My wife dropped her phone the other day and it met an untimely end. Fortunately I pay for insurance on her phone. Not that she drops them often, but she’s hard on gadgets. So we headed to the Sprint Store to get a replacement. That part of the plan went off without a hitch. Phone swapped out. All is good. But while we were waiting for Sprint’s computers to process the information I got into a conversation with the manager of the store.
I asked the manager when he expected our area to get 4G service. That’s Sprint’s big push now, as it will be with all the major carriers soon. We’re in a small rural market. It took what seemed like forever for Sprint, AT&T, and Verizon to achieve 3G here and I certainly wasn’t expecting an answer that pointed to anytime soon. In fact I expected an evasive answer. I wasn’t prepared for this answer. The manager told me that last he was told our area wouldn’t be seeing 4G ever. “Ever?”, I repeated. “Ever,” he repeated.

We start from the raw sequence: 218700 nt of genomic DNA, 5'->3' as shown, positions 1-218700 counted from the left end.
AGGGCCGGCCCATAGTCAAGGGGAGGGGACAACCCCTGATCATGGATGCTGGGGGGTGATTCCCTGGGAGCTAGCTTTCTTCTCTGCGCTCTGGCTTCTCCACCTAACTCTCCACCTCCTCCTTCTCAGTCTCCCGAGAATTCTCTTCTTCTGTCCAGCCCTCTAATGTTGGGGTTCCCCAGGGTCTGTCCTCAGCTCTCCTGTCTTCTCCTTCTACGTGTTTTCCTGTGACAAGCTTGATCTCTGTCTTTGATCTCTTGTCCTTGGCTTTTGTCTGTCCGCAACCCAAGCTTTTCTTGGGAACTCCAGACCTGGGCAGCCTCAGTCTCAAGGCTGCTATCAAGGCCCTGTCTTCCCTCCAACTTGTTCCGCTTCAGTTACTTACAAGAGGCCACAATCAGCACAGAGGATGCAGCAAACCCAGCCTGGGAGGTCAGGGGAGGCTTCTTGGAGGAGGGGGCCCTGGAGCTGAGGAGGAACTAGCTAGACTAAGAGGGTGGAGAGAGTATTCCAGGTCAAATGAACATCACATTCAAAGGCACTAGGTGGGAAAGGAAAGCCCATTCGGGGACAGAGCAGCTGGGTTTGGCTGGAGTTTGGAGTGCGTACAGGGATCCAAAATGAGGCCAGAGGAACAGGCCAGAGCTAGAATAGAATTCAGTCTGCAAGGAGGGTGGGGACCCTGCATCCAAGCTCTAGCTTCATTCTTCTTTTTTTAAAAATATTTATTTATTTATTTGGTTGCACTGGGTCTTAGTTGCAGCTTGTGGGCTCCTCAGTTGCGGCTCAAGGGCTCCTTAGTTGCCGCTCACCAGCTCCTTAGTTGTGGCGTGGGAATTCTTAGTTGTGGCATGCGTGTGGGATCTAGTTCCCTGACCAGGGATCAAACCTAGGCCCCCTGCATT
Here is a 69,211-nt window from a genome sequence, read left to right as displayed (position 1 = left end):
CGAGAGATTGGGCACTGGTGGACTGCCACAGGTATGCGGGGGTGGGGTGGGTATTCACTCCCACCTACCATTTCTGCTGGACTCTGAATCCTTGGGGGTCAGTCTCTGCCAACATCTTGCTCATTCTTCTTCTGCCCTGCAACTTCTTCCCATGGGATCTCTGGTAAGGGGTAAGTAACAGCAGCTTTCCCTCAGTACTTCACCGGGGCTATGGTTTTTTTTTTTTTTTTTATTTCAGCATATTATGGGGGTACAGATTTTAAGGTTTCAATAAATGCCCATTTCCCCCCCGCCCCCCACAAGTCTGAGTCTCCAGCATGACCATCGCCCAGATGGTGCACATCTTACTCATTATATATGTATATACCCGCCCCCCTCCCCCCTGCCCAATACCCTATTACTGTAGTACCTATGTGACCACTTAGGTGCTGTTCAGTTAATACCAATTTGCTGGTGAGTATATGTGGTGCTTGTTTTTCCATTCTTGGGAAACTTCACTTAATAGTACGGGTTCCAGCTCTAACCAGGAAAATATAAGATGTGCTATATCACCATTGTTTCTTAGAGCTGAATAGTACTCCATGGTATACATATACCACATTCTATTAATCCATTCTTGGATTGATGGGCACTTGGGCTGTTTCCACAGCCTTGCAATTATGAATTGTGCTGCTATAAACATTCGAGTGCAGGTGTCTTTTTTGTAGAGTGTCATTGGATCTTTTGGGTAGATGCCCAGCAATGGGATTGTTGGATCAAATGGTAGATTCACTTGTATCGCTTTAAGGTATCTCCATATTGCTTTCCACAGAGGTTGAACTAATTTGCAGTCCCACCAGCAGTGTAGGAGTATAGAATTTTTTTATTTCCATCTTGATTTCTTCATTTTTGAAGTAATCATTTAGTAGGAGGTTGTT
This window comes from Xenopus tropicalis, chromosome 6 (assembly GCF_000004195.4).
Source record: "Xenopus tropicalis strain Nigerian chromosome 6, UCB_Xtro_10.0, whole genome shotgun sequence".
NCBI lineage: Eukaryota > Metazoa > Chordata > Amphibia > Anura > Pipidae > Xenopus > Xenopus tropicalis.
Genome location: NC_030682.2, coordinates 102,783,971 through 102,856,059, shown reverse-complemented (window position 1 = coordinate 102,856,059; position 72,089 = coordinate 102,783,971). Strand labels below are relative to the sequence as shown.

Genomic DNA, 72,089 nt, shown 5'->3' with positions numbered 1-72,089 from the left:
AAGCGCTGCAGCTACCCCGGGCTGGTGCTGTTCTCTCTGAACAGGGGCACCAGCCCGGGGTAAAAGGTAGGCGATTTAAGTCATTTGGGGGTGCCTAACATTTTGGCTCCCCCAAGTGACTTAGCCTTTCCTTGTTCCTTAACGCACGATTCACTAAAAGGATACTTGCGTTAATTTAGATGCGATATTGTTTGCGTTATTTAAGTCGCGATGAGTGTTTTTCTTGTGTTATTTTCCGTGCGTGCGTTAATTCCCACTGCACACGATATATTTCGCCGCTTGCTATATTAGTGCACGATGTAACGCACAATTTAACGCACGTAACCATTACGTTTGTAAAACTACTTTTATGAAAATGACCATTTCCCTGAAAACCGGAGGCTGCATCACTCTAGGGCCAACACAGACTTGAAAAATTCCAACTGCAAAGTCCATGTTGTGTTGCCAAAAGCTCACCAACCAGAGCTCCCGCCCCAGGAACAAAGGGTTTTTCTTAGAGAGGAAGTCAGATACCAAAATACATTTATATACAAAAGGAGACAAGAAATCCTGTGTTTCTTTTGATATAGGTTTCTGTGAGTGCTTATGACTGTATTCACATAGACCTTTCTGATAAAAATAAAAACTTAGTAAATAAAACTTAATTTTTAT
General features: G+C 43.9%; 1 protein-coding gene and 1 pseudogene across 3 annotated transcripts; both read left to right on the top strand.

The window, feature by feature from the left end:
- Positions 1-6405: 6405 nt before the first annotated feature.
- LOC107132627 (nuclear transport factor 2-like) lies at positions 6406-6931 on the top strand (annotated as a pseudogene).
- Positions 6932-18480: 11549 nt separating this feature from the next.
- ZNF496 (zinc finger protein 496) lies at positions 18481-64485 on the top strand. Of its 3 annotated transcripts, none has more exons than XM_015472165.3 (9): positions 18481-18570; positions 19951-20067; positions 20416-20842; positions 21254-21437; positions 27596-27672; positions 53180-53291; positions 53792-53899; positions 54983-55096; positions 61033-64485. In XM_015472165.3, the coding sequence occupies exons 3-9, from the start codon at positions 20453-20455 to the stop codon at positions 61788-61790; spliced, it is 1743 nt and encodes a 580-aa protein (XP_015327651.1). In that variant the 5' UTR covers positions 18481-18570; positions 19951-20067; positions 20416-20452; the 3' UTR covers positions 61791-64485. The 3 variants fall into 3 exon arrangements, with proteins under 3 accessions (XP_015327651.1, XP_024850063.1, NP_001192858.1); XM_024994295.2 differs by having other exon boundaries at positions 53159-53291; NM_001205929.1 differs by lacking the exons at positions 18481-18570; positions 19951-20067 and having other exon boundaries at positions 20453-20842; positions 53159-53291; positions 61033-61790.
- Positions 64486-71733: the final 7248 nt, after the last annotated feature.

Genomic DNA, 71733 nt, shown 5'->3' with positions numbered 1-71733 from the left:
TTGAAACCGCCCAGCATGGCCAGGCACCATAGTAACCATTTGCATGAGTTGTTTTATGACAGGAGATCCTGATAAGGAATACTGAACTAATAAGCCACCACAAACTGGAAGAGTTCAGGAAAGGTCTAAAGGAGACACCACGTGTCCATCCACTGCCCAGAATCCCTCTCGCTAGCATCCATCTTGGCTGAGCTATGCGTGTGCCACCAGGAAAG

I prodded a bit further and there wasn’t much more forthcoming. I asked if that made it hard to sell plans that offered 4G or the Sprint Overdrive. The answer was yes. So on returning home I decided to check into things a bit further. I called Sprint and asked them the same question. There I got a different answer but not one that is more comforting. I was told that they didn’t have any information that they could share on that. That was actually the answer I actually expected at the Sprint Store.
Perhaps this manager was just tired of answering questions about why you have to pay an extra $10 a month for 4G service on the EVO when we don’t have that service here. Perhaps the manager knows more about what’s happening or less. But it must be hard to pushing phones and plans when you know that Sprint’s big marketing push is a distant or non-existent reality for your service area.
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